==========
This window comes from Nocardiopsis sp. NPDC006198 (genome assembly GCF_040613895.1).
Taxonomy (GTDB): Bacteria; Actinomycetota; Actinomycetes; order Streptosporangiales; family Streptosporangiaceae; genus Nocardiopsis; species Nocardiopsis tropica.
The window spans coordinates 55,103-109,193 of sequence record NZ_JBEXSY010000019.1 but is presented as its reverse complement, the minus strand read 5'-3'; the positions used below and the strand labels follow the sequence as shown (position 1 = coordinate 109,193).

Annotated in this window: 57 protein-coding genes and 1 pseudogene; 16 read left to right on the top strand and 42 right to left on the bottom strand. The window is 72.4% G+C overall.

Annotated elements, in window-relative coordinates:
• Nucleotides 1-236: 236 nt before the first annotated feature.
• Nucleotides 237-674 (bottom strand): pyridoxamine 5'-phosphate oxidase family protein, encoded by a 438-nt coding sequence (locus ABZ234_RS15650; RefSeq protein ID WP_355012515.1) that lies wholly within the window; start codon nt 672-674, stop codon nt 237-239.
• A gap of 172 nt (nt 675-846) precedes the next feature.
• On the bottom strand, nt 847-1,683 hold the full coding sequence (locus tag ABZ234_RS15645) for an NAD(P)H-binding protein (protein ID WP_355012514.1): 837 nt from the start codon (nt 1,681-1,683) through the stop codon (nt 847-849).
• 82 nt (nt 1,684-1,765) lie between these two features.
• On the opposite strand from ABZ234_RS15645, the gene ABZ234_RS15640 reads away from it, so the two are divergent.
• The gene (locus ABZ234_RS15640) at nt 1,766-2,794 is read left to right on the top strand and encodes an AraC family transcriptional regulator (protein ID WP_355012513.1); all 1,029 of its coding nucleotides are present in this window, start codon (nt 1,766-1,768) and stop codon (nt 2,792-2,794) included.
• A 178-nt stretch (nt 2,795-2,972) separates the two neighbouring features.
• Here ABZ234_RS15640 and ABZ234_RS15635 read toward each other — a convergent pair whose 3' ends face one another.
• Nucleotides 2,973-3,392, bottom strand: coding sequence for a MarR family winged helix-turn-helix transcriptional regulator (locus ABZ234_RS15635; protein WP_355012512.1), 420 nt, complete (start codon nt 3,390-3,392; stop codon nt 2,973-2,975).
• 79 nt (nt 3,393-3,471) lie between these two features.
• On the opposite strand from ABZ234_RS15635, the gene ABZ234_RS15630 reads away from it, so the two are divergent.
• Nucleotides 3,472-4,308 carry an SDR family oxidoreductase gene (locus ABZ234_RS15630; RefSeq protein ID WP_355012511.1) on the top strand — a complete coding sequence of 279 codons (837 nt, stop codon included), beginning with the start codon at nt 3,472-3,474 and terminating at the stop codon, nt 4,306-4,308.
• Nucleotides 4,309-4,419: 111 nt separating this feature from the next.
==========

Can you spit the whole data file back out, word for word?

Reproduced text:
This window comes from Nocardiopsis sp. NPDC006198 (genome assembly GCF_040613895.1).
Taxonomy (GTDB): Bacteria; Actinomycetota; Actinomycetes; order Streptosporangiales; family Streptosporangiaceae; genus Nocardiopsis; species Nocardiopsis tropica.
The window spans coordinates 55,103-109,193 of sequence record NZ_JBEXSY010000019.1 but is presented as its reverse complement, the minus strand read 5'-3'; the positions used below and the strand labels follow the sequence as shown (position 1 = coordinate 109,193).

Annotated in this window: 57 protein-coding genes and 1 pseudogene; 16 read left to right on the top strand and 42 right to left on the bottom strand. The window is 72.4% G+C overall.

Annotated elements, in window-relative coordinates:
• Nucleotides 1-236: 236 nt before the first annotated feature.
• Nucleotides 237-674 (bottom strand): pyridoxamine 5'-phosphate oxidase family protein, encoded by a 438-nt coding sequence (locus ABZ234_RS15650; RefSeq protein ID WP_355012515.1) that lies wholly within the window; start codon nt 672-674, stop codon nt 237-239.
• A gap of 172 nt (nt 675-846) precedes the next feature.
• On the bottom strand, nt 847-1,683 hold the full coding sequence (locus tag ABZ234_RS15645) for an NAD(P)H-binding protein (protein ID WP_355012514.1): 837 nt from the start codon (nt 1,681-1,683) through the stop codon (nt 847-849).
• 82 nt (nt 1,684-1,765) lie between these two features.
• On the opposite strand from ABZ234_RS15645, the gene ABZ234_RS15640 reads away from it, so the two are divergent.
• The gene (locus ABZ234_RS15640) at nt 1,766-2,794 is read left to right on the top strand and encodes an AraC family transcriptional regulator (protein ID WP_355012513.1); all 1,029 of its coding nucleotides are present in this window, start codon (nt 1,766-1,768) and stop codon (nt 2,792-2,794) included.
• A 178-nt stretch (nt 2,795-2,972) separates the two neighbouring features.
• Here ABZ234_RS15640 and ABZ234_RS15635 read toward each other — a convergent pair whose 3' ends face one another.
• Nucleotides 2,973-3,392, bottom strand: coding sequence for a MarR family winged helix-turn-helix transcriptional regulator (locus ABZ234_RS15635; protein WP_355012512.1), 420 nt, complete (start codon nt 3,390-3,392; stop codon nt 2,973-2,975).
• 79 nt (nt 3,393-3,471) lie between these two features.
• On the opposite strand from ABZ234_RS15635, the gene ABZ234_RS15630 reads away from it, so the two are divergent.
• Nucleotides 3,472-4,308 carry an SDR family oxidoreductase gene (locus ABZ234_RS15630; RefSeq protein ID WP_355012511.1) on the top strand — a complete coding sequence of 279 codons (837 nt, stop codon included), beginning with the start codon at nt 3,472-3,474 and terminating at the stop codon, nt 4,306-4,308.
• Nucleotides 4,309-4,419: 111 nt separating this feature from the next.